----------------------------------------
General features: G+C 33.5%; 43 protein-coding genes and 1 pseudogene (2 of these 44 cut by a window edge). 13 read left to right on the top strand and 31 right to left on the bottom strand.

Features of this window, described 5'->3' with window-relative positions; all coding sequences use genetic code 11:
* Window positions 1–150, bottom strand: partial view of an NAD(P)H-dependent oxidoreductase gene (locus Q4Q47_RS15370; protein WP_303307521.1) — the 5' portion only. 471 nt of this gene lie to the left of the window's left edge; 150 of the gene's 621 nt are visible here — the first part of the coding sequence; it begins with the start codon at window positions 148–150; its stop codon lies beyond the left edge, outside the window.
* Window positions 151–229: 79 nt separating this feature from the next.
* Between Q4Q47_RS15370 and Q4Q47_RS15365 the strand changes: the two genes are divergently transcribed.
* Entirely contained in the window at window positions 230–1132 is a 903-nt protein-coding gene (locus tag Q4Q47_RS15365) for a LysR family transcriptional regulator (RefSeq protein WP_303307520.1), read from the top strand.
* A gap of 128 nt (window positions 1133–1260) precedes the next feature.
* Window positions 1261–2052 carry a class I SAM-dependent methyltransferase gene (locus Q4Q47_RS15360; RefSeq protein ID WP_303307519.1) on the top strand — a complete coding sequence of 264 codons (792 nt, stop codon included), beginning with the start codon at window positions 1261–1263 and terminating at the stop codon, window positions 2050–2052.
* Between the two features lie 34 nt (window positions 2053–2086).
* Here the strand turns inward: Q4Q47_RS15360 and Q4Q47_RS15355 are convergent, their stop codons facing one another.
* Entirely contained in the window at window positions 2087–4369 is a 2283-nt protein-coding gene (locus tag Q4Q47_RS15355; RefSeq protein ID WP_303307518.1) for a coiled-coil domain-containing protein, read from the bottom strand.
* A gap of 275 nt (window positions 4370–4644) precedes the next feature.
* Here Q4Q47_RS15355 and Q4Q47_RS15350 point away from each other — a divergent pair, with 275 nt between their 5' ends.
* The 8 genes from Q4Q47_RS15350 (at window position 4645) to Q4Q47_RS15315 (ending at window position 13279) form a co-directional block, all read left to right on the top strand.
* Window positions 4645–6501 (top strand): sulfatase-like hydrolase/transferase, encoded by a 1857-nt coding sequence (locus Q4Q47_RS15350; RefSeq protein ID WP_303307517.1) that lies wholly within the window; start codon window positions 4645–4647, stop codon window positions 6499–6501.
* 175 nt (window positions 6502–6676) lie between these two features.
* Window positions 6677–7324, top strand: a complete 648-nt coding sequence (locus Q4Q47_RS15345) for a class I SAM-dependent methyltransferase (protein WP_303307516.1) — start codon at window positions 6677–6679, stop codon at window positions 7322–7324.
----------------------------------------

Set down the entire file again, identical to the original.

General features: G+C 33.5%; 43 protein-coding genes and 1 pseudogene (2 of these 44 cut by a window edge). 13 read left to right on the top strand and 31 right to left on the bottom strand.

Features of this window, described 5'->3' with window-relative positions; all coding sequences use genetic code 11:
* Window positions 1–150, bottom strand: partial view of an NAD(P)H-dependent oxidoreductase gene (locus Q4Q47_RS15370; protein WP_303307521.1) — the 5' portion only. 471 nt of this gene lie to the left of the window's left edge; 150 of the gene's 621 nt are visible here — the first part of the coding sequence; it begins with the start codon at window positions 148–150; its stop codon lies beyond the left edge, outside the window.
* Window positions 151–229: 79 nt separating this feature from the next.
* Between Q4Q47_RS15370 and Q4Q47_RS15365 the strand changes: the two genes are divergently transcribed.
* Entirely contained in the window at window positions 230–1132 is a 903-nt protein-coding gene (locus tag Q4Q47_RS15365) for a LysR family transcriptional regulator (RefSeq protein WP_303307520.1), read from the top strand.
* A gap of 128 nt (window positions 1133–1260) precedes the next feature.
* Window positions 1261–2052 carry a class I SAM-dependent methyltransferase gene (locus Q4Q47_RS15360; RefSeq protein ID WP_303307519.1) on the top strand — a complete coding sequence of 264 codons (792 nt, stop codon included), beginning with the start codon at window positions 1261–1263 and terminating at the stop codon, window positions 2050–2052.
* Between the two features lie 34 nt (window positions 2053–2086).
* Here the strand turns inward: Q4Q47_RS15360 and Q4Q47_RS15355 are convergent, their stop codons facing one another.
* Entirely contained in the window at window positions 2087–4369 is a 2283-nt protein-coding gene (locus tag Q4Q47_RS15355; RefSeq protein ID WP_303307518.1) for a coiled-coil domain-containing protein, read from the bottom strand.
* A gap of 275 nt (window positions 4370–4644) precedes the next feature.
* Here Q4Q47_RS15355 and Q4Q47_RS15350 point away from each other — a divergent pair, with 275 nt between their 5' ends.
* The 8 genes from Q4Q47_RS15350 (at window position 4645) to Q4Q47_RS15315 (ending at window position 13279) form a co-directional block, all read left to right on the top strand.
* Window positions 4645–6501 (top strand): sulfatase-like hydrolase/transferase, encoded by a 1857-nt coding sequence (locus Q4Q47_RS15350; RefSeq protein ID WP_303307517.1) that lies wholly within the window; start codon window positions 4645–4647, stop codon window positions 6499–6501.
* 175 nt (window positions 6502–6676) lie between these two features.
* Window positions 6677–7324, top strand: a complete 648-nt coding sequence (locus Q4Q47_RS15345) for a class I SAM-dependent methyltransferase (protein WP_303307516.1) — start codon at window positions 6677–6679, stop codon at window positions 7322–7324.